Loss Of Identity
What’s more scary than dying? Losing your soul, of course. Horror movies recognize this. Many classic genre tropes like werewolves, vampires and zombies prey upon out fear of losing our sense of self, that thing which makes us who we are. The undead are not our real loved ones; they are unthinking, hungry shells out for our blood! Smart movies play with this type of scare. One of the best is THE INVASION OF THE BODYSNATCHERS (1956). We crawl with terror as people slowly lose their identity and are replaced with the hive-minded, unfeeling pod people. And when you are the only real human being left… well, that’s a truly frightening prospect!
Chase sequences abound in horror movies. It’s a close cousin of the “suspense” scare. Both we and the character know there’s something right behind them, trying to catch up. THE TEXAS CHAINSAW MASSACRE employs the classic example of this as the chainsaw-wielding Leatherface pursues the hapless heroine through the woods.
This is less common nowadays and has become a cliché. In the early days of horror cinema it consisted of an old dark house, scary inhabitants, flickering lanterns, lightning storms, etc. etc. The old Universal horror movies of FRANKENSTEIN (1931) and THE WOLF MAN (1941) contain many examples. However, something of this still survives in so-called J—Horror, which subverts this type of scare. Here, ghosts pop up in banal places, like modern Tokyo, Internet chat rooms, or tenement buildings. See the Japanese originals of THE GRUDGE, PULSE, and DARK WATER for examples.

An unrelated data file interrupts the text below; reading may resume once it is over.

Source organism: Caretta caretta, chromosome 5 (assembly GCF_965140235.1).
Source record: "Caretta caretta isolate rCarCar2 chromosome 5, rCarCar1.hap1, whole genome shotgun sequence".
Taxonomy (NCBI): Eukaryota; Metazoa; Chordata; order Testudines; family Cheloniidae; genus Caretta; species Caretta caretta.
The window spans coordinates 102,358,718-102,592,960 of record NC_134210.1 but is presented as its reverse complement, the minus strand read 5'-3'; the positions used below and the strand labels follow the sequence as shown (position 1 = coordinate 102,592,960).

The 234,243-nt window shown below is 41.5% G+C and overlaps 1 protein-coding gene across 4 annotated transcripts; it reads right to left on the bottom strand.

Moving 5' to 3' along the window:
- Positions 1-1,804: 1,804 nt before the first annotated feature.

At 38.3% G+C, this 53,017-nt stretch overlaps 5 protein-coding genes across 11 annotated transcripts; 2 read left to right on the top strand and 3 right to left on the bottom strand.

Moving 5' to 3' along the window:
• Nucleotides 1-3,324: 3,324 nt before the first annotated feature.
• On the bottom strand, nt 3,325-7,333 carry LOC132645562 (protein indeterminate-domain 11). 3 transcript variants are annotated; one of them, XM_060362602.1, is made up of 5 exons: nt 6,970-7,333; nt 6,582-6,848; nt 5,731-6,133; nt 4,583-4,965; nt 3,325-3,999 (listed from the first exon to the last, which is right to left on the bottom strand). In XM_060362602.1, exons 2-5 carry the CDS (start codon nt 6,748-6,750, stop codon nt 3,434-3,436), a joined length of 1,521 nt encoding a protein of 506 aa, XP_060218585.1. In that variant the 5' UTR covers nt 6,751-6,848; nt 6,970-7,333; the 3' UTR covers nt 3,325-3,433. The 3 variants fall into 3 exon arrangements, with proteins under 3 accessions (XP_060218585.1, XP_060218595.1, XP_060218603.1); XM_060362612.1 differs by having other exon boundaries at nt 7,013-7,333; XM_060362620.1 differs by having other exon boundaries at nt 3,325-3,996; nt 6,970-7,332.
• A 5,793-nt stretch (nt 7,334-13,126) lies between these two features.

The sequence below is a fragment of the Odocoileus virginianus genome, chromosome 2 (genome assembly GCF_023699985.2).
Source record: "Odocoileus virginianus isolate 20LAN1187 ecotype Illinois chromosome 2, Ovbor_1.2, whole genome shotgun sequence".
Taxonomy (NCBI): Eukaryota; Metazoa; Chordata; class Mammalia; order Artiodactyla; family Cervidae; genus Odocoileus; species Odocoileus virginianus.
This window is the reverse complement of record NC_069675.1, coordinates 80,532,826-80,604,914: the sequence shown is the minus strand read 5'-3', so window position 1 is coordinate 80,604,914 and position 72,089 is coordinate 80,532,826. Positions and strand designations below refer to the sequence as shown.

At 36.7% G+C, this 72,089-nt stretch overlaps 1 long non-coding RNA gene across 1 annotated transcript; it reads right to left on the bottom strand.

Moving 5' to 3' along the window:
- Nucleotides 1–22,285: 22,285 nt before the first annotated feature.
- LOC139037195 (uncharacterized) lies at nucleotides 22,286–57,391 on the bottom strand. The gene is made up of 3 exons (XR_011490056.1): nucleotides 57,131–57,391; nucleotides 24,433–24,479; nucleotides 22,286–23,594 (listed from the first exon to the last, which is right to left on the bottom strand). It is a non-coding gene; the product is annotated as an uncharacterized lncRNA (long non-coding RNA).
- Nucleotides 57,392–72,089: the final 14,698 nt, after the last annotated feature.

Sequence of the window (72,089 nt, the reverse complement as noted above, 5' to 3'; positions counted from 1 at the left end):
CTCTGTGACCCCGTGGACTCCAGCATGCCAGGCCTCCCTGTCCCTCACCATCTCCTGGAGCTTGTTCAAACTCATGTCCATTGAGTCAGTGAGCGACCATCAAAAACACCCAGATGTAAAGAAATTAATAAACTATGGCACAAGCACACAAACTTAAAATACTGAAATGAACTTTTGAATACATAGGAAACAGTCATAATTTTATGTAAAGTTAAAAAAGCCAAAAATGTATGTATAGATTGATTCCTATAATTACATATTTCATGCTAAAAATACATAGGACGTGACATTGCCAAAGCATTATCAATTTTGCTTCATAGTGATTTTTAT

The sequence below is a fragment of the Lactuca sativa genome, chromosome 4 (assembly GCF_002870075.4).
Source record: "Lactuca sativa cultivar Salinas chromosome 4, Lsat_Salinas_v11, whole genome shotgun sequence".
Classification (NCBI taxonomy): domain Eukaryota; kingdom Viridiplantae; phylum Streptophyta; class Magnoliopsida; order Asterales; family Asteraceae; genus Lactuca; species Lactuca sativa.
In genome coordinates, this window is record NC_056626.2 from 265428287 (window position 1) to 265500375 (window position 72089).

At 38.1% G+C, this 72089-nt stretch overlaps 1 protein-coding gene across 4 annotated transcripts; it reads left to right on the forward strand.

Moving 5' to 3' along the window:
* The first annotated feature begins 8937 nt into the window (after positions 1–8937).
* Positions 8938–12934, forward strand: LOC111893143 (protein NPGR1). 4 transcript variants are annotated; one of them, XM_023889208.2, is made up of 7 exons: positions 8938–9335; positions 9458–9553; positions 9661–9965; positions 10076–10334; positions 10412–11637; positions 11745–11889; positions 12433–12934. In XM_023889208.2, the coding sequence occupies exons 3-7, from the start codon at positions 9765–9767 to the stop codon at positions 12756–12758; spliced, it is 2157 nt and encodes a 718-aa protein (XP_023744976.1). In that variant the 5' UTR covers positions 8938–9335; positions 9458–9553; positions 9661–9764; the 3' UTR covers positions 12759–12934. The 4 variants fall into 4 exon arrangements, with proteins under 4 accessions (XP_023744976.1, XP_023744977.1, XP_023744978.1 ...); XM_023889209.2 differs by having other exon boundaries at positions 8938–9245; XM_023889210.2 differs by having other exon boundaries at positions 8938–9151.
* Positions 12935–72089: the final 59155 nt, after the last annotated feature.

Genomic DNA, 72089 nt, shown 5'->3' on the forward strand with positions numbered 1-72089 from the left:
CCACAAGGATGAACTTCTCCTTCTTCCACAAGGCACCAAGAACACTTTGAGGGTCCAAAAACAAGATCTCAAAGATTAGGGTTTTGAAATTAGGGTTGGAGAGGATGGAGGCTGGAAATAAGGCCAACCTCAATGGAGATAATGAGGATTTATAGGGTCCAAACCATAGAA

So there you are, my main types of horror movie scares. Doubtless I’ve omitted a few, so feel free to correct me. Now go out there and scare the pants off people!